• If you wish to have a bit more control, slice or break your stick into pieces, place into a melting spoon, and hold over a flame. (soot free soy candle, or gas stove).
  • Allow wax to melt most of the way, stirring with a toothpick off flame until all wax is melted. This will create a thicker viscosity. Keeping the spoon over the flame until the wax is completely melted may make the wax to thin when poured. If this happens, allow the wax to cool until thicker, then pour.
  • Emboss with your seal.

Wax Melting Pot

  1. Bring the melting pot to temperature by plugging in and waiting a few minutes.  Add as many of the wax beads, or wax sticks, as you would like.  Once the wax has melted, remove any wicks in the wax with a toothpick.  You can add more wax at anytime, and any leftover wax can be cooled and removed for use at a later time. (Lining the pot with foil allows for fast wax removal and/or color change).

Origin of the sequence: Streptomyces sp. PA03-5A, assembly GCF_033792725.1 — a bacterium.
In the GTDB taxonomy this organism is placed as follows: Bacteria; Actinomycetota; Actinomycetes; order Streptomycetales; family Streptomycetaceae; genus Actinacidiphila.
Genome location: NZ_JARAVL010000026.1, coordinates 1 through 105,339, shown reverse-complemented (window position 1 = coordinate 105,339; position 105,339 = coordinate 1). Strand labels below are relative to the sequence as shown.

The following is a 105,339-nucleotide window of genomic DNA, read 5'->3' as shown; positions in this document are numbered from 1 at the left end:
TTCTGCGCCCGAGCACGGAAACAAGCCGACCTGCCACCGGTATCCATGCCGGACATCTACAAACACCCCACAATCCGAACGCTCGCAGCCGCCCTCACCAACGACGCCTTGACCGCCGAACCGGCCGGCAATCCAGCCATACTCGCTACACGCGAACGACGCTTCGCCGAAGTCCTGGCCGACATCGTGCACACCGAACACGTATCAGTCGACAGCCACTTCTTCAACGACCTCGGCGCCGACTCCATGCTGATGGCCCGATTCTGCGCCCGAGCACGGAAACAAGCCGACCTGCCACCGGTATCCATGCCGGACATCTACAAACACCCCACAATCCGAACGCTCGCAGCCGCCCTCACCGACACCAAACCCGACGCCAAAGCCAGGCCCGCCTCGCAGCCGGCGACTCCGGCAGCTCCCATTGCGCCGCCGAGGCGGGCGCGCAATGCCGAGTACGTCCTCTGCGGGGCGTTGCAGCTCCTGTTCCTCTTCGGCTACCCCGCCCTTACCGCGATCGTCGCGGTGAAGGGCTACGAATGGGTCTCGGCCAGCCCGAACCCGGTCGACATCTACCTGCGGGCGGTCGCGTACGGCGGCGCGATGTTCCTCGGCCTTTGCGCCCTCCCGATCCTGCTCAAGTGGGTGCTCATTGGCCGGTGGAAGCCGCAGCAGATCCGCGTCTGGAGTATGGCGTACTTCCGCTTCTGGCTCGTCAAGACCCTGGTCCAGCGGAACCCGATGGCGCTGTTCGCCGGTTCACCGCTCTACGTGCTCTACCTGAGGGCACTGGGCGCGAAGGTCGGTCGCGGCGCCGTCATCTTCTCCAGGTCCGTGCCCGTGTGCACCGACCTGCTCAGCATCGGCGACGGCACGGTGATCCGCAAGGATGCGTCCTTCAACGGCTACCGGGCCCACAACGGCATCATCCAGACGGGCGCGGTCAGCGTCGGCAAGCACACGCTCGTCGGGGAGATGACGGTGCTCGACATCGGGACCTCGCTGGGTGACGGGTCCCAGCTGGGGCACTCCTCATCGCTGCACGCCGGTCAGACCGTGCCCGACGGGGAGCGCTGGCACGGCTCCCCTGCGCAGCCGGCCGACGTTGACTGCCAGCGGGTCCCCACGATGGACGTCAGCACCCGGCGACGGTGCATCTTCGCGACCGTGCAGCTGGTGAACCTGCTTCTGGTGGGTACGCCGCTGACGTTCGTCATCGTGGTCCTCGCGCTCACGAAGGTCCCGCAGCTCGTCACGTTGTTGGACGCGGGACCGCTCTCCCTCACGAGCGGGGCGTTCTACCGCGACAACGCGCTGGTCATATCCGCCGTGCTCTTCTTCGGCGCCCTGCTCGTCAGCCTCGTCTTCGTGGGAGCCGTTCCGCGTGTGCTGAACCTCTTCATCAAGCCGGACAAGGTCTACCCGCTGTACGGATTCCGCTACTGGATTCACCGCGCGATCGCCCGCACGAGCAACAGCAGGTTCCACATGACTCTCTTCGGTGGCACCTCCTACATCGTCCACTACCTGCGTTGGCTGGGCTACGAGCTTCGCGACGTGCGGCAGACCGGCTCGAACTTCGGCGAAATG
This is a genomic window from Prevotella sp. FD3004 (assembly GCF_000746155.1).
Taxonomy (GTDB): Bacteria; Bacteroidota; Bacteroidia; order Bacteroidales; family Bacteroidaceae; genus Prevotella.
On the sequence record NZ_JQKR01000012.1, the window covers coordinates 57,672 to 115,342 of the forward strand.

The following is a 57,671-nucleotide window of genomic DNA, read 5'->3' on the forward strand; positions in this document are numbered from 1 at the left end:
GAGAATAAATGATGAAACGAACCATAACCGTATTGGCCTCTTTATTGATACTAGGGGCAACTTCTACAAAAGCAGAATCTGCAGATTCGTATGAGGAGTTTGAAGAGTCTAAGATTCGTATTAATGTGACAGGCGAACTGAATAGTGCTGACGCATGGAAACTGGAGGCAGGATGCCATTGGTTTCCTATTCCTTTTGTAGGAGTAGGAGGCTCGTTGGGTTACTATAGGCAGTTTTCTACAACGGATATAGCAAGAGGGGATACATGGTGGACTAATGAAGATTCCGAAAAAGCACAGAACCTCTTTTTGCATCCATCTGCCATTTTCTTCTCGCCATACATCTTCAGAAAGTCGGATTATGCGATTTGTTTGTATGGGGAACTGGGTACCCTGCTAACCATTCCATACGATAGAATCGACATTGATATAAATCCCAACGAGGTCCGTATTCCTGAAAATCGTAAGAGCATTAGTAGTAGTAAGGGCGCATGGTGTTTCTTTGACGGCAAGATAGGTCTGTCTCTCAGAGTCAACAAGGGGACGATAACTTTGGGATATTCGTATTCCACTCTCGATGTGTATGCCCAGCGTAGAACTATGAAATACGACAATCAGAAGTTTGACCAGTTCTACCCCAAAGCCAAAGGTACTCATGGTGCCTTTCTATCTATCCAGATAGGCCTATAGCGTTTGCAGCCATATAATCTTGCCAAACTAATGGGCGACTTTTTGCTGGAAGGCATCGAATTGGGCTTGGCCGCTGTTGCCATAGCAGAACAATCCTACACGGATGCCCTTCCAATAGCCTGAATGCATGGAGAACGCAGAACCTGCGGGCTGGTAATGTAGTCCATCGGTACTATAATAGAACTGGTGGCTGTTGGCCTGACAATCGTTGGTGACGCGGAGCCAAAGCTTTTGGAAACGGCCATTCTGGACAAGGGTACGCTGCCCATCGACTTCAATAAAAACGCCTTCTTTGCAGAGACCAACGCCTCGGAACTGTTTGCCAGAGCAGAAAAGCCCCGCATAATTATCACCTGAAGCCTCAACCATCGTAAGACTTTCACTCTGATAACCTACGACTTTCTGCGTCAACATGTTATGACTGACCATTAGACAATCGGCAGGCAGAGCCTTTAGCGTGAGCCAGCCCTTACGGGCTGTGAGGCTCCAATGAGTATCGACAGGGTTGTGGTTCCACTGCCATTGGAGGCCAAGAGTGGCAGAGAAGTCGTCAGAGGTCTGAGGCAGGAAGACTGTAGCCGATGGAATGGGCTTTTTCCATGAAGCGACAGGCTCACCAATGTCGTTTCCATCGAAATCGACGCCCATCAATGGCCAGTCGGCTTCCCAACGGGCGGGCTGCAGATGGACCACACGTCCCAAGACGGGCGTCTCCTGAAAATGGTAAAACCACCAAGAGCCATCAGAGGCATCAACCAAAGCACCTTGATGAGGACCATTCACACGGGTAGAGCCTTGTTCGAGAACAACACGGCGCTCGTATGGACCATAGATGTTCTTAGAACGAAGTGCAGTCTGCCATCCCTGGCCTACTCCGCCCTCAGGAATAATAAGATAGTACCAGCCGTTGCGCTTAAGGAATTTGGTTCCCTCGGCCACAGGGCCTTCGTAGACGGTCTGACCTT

2. Using a melting spoon, or other ladling device, spoon out your wax and pour onto your project. One full melting spoon will be enough wax to create a complete seal.
  3. Wait 10-15 seconds before embossing your wax to create better seal definition.
  4. Dab your seal into our Seal Non-Stick (or Highlighting Ink for a dimensional look) to prevent the seal sticking to the sealing wax.
  5. Emboss with your seal and lift straight up. 

If you are not using a non-stick product and find the wax won't let go of the seal, simply let your seal rest on the wax until the wax is completely cool, then lift your seal off. For strong waxes, we recommend resting your seal on ice before embossing the hot wax - this will quick set the wax, and allow the seal to easily release.

Notes about our Melting Pot: